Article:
Federal Government Spends As Much on Interest to Chinese and Japan Bondholders as on Higher Ed
I don't generally worry too much about deficits or about U.S. debt held by foreigners. But in writing a post earlier today about interest on the debt, it occurred to me to investigate just how much money the United States pays out to China and Japan (our biggest economic competitors) every year in interest.
According to the Treasury, China and Japan holds $2.3 trillion in U.S. securities. While Treasury doesn't provide details about those bonds, and their interest rates, it does estimate that the average interest rate on all publicly held debt is 2.043. That's a very low figure by historical standards; ten years ago the average rate was twice as high.
Still, these numbers suggest that the Treasury is sending a huge amount of money to China and Japan every year, even as the federal government cuts spending on investments we need to compete with those two countries.
A little quick math reveals that 2 percent of $2.3 trillion is $46 billion. Again, given the diversity of interest rates on U.S. securities, it's hard to say whether this is actually what the U.S. sends to Chinese and Japanese bondholders every year in interest, or will eventually pay out on an annualized basis. But it's a good ballpark figure.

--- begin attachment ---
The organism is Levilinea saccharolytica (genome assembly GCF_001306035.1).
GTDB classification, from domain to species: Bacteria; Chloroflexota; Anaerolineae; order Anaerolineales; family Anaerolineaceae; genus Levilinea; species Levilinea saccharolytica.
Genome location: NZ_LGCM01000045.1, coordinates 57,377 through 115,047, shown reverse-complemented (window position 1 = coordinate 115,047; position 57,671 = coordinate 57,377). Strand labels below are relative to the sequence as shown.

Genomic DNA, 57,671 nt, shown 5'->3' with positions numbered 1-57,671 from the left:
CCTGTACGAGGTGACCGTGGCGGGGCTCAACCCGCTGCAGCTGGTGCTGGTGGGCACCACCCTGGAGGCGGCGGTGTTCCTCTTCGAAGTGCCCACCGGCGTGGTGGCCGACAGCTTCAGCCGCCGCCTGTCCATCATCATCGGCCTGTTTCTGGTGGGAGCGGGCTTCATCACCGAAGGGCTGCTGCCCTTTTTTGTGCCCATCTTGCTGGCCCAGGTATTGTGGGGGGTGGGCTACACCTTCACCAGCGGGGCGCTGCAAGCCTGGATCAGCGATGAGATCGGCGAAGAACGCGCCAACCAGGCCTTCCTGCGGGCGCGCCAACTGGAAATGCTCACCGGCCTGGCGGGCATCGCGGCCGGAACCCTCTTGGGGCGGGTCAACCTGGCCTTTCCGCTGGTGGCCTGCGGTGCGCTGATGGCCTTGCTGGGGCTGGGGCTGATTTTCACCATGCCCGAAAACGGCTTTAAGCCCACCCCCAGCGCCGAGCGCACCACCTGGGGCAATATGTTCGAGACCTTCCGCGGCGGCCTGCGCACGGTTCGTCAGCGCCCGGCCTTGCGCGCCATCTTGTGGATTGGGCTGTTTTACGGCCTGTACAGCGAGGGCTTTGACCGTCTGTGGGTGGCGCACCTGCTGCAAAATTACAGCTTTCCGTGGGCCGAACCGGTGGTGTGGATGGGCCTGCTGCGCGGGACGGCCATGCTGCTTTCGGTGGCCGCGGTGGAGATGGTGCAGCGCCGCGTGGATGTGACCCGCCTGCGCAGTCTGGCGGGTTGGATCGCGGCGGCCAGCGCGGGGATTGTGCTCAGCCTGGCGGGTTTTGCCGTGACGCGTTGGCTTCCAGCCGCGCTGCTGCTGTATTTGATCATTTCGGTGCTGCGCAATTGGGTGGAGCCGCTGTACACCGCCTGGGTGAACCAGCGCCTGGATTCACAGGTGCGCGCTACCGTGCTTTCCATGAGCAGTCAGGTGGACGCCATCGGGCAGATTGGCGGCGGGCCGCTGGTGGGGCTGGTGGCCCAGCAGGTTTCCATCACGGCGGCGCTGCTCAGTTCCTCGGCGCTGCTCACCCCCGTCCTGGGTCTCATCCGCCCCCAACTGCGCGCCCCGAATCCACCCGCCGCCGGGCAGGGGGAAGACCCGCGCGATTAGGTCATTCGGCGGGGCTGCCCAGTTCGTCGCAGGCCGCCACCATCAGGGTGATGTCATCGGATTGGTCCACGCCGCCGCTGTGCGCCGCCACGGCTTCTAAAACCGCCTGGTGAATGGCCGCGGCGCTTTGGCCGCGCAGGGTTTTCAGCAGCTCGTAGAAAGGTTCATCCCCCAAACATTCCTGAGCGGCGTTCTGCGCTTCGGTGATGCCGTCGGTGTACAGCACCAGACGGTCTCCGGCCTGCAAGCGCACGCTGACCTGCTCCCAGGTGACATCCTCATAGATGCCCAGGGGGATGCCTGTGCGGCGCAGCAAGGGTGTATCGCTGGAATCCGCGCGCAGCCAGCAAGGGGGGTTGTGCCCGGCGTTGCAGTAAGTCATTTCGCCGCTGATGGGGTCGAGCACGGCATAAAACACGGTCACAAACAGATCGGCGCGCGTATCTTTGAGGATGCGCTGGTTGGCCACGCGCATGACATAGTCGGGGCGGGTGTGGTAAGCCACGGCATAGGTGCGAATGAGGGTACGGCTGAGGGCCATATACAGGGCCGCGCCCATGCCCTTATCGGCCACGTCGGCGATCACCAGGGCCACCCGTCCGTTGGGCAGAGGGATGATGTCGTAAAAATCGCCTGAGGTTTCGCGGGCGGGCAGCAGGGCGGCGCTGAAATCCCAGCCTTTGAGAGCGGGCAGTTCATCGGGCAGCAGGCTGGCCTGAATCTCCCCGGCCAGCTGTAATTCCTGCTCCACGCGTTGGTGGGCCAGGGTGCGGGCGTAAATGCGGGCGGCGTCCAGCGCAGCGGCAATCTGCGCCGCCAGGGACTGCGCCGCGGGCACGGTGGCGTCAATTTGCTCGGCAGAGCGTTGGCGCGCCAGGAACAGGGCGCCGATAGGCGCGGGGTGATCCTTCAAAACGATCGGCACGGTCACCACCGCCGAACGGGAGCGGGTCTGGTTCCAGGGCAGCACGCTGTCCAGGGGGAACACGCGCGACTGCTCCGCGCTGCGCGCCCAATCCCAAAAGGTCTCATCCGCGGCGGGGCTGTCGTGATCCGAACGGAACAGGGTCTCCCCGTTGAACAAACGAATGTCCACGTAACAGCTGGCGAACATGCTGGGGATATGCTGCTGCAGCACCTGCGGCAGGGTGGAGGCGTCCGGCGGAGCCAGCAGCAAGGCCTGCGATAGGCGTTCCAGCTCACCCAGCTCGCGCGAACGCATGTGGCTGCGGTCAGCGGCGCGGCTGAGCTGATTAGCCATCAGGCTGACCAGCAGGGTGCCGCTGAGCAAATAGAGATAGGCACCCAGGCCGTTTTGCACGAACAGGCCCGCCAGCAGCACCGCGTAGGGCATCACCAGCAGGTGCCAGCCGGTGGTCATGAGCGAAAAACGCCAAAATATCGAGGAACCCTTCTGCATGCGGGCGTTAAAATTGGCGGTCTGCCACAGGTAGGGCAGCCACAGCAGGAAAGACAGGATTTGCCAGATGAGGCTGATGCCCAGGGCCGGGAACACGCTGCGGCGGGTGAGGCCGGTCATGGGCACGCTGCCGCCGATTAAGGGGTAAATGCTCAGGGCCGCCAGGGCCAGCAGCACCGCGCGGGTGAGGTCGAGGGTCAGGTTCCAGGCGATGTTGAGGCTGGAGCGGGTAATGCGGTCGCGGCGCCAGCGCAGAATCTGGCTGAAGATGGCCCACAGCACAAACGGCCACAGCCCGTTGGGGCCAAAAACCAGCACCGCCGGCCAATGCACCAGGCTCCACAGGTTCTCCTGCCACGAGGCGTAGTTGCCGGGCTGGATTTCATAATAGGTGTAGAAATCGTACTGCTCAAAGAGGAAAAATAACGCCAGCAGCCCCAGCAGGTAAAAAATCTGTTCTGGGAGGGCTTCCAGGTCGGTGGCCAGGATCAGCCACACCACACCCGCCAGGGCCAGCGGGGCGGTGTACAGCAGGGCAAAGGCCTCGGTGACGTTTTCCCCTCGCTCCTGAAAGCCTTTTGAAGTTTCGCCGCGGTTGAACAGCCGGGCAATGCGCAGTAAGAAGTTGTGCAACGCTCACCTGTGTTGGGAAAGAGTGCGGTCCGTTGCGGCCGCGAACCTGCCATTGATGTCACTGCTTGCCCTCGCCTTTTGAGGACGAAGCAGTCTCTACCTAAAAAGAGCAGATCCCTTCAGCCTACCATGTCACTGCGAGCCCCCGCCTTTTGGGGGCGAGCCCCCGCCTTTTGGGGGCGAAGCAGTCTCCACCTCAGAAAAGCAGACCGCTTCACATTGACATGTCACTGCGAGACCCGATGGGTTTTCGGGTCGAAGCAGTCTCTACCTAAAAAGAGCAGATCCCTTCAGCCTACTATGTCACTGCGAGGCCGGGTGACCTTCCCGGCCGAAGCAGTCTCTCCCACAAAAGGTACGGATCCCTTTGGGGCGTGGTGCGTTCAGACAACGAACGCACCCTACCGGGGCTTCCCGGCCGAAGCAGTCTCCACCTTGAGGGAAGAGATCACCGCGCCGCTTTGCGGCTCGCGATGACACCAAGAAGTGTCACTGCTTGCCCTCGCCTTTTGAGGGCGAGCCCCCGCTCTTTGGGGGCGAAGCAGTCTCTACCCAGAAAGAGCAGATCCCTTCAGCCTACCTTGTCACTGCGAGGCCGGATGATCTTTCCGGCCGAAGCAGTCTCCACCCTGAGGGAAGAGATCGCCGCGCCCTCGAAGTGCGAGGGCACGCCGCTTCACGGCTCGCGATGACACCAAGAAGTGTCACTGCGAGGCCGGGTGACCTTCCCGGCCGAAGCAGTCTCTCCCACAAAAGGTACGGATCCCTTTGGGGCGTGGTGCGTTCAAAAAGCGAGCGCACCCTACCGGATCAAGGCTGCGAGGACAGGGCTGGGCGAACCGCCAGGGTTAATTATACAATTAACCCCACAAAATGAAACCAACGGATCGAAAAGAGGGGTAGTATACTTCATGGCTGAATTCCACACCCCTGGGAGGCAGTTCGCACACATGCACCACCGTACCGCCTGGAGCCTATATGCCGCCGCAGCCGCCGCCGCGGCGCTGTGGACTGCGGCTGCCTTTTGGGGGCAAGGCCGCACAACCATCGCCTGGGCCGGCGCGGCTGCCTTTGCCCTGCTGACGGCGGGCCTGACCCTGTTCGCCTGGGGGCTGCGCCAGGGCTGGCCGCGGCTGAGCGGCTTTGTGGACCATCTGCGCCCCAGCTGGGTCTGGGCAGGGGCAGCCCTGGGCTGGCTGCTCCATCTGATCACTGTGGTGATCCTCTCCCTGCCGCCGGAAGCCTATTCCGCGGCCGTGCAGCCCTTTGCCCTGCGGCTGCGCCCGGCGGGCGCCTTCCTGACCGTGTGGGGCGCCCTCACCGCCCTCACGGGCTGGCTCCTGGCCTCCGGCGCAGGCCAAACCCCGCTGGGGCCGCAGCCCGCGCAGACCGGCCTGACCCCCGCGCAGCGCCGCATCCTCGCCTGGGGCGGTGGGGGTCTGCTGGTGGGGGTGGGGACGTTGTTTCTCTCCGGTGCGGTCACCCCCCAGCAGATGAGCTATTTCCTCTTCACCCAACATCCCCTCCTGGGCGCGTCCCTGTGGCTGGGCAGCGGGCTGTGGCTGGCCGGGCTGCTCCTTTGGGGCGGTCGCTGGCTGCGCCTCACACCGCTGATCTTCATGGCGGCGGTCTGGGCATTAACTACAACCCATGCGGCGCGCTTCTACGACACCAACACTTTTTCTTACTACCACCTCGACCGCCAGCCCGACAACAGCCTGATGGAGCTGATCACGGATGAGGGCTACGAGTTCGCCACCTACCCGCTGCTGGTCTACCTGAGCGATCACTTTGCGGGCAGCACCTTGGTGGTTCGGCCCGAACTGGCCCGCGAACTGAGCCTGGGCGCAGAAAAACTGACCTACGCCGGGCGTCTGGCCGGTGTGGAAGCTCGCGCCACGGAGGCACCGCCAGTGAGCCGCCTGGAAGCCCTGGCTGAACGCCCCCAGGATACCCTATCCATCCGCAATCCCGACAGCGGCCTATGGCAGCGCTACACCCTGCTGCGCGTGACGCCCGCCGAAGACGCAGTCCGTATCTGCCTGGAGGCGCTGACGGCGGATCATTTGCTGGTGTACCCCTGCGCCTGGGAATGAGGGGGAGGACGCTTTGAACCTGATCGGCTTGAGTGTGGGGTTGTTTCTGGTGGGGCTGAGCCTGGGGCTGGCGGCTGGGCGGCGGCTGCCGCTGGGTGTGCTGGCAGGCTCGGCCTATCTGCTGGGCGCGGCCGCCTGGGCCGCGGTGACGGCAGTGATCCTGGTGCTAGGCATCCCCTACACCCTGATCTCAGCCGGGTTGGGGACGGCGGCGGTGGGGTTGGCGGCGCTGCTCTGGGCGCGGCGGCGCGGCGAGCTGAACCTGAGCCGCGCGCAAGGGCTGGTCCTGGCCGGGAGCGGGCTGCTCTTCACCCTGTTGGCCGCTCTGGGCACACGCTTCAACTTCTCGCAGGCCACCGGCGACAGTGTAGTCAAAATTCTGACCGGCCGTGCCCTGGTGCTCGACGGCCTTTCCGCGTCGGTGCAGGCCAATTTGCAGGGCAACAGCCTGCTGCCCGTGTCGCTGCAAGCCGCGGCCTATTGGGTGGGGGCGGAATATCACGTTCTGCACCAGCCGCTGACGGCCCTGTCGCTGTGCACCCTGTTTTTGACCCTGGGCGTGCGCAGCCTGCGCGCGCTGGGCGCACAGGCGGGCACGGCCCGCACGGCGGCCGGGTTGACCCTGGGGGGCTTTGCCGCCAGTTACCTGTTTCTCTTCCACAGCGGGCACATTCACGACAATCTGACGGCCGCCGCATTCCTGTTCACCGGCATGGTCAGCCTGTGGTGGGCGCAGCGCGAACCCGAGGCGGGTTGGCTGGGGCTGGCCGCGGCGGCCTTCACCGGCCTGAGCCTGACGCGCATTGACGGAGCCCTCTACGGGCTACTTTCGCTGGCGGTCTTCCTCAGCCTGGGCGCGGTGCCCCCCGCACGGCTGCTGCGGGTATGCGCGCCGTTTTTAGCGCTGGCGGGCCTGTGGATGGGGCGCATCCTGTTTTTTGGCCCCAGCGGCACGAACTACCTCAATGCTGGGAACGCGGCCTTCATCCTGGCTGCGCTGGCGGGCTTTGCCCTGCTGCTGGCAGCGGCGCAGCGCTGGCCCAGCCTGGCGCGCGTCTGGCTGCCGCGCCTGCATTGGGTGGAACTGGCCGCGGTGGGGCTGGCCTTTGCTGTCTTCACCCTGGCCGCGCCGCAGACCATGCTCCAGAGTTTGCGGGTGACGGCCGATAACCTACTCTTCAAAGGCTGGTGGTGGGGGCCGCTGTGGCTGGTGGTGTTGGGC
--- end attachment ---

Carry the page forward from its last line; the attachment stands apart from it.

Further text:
And, as it happens, this total in interest payments is almost exactly what the Federal government spent last year on higher education ($45.2 billion).
These aren't good numbers. They stand as more evidence that we need to curb our long-term deficits -- not through counter-productive spending cuts now (in fact, we still need more stimulus spending), but mainly through higher taxes and a much bigger drawdown of the U.S. military posture than anyone in Washington is now discussing.
In a geoeconomic age, you don't want to be sending more money to your overseas creditors than to your universities.
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